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Union County Sesquicentennial Shaving Permit

Union County Sesquicentennial Shaving Permit Event Button Museum
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Union County Sesquicentennial Shaving Permit button back Event Button Museum
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SHAVING PERMIT UNION COUNTY Sesquicentennial July 21 - 27 1813 - 1963
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Illustration of an anthropomorphic mug wearing a white shirt and bow tie with shaving brush and overflowing shaving cream.  Black text on a yellow background.

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OHM INC. FOSTORIA, OHIO

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Union County Pennsylvania was established in 1813 from area taken from Northumberland County. A celebration of the county’s founding occurred on July 21-27, 1963. Shaving permits were sold as a means to raise money for centennial celebrations in towns across the United States. Most of the time the fundraising effort was conducted by an organization called the Brothers of the Bush. The organization got their name because they sought to embody the men who founded the town, most of which would have had beards. The Brothers of the Bush would convene anytime a town would be preparing to celebrate an anniversary of the town’s founding. At the beginning of the anniversary year, men could enter a beard and mustache growing contest. The men had to be entirely clean shaven when they registered. Anyone who didn’t wish to participate was supposed to purchase a shaving permit. These permits ranged in price from a couple of cents to a couple of dollars depending on the year the celebration was being held. All of the proceeds from the sale of the shaving permits and the registration fees were given to the town’s centennial celebration fund.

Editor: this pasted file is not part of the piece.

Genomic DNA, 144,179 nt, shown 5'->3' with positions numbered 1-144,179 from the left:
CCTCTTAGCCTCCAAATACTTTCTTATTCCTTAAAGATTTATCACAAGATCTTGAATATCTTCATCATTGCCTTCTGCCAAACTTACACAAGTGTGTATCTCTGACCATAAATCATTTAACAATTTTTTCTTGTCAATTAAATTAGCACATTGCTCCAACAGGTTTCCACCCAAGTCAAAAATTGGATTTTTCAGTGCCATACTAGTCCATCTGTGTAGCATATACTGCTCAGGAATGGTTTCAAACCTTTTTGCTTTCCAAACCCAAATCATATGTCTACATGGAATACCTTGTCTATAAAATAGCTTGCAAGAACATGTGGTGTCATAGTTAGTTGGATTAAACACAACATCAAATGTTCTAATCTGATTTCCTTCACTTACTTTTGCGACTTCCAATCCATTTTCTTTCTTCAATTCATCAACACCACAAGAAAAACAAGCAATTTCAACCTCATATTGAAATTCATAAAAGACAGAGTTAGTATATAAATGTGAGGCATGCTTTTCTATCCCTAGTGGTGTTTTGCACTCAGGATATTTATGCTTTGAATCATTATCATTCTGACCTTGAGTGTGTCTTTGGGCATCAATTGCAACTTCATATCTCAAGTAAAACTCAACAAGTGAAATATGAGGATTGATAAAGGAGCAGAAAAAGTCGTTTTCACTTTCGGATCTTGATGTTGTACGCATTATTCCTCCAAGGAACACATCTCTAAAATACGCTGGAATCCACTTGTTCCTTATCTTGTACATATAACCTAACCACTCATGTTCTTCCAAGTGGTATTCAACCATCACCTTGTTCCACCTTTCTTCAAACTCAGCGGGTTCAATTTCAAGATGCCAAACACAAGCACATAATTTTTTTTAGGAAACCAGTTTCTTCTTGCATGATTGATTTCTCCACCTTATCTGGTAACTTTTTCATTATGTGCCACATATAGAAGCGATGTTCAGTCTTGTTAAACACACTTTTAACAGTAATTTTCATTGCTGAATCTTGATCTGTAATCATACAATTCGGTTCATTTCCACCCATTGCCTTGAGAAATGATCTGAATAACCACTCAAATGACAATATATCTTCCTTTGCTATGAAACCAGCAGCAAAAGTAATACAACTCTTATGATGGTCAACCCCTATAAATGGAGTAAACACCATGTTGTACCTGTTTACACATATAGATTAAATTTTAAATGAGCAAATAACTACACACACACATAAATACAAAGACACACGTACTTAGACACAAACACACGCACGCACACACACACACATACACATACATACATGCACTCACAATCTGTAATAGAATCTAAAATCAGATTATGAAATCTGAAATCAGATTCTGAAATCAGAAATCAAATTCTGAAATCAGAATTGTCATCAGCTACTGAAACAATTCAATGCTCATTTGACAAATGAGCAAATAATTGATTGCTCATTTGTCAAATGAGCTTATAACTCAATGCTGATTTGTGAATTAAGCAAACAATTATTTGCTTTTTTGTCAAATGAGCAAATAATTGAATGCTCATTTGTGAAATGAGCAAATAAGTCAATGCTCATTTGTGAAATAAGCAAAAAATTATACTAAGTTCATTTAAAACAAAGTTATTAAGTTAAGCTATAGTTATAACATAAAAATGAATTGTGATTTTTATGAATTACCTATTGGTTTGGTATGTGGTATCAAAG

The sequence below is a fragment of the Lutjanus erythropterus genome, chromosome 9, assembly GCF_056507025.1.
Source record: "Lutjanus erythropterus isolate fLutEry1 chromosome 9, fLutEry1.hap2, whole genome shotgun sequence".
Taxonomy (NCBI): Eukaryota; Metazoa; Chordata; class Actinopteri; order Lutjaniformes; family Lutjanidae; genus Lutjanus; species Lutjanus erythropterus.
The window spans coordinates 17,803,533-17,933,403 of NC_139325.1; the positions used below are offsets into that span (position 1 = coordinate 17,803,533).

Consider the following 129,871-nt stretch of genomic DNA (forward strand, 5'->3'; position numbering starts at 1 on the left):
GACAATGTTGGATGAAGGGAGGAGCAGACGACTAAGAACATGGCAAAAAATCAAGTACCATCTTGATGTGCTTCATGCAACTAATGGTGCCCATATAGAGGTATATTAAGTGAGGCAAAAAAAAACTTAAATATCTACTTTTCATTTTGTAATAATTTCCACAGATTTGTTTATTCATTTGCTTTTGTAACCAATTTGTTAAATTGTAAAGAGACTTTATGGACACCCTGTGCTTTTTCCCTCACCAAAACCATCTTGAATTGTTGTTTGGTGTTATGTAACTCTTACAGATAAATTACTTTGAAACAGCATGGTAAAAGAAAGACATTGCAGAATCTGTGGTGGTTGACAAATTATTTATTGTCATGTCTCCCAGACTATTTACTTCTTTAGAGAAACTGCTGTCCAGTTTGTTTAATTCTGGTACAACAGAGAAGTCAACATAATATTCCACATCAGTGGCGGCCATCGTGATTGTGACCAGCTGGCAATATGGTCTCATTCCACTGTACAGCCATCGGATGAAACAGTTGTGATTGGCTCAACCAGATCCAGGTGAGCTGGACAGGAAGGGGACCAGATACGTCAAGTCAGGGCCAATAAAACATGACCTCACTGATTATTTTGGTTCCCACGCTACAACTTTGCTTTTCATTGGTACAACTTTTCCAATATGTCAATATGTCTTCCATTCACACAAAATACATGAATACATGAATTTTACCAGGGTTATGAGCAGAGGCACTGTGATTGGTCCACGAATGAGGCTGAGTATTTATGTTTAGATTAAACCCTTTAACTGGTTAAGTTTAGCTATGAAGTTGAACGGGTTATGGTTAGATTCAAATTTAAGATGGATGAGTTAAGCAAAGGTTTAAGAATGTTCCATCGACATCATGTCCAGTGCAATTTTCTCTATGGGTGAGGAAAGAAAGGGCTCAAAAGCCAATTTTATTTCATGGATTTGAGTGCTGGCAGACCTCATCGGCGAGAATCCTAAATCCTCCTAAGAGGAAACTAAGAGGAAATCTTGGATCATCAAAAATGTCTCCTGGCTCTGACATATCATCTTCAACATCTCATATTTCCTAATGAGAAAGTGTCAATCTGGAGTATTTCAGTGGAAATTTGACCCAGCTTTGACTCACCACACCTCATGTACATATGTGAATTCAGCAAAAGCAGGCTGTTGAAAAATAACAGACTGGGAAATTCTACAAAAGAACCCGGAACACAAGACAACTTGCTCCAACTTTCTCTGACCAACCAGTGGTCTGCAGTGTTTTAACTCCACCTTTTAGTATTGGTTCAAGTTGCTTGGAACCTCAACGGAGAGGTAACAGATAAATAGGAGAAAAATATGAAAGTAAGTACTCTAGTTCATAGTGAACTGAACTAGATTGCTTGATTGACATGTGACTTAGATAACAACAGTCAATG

Catalog ID: 
EV0408
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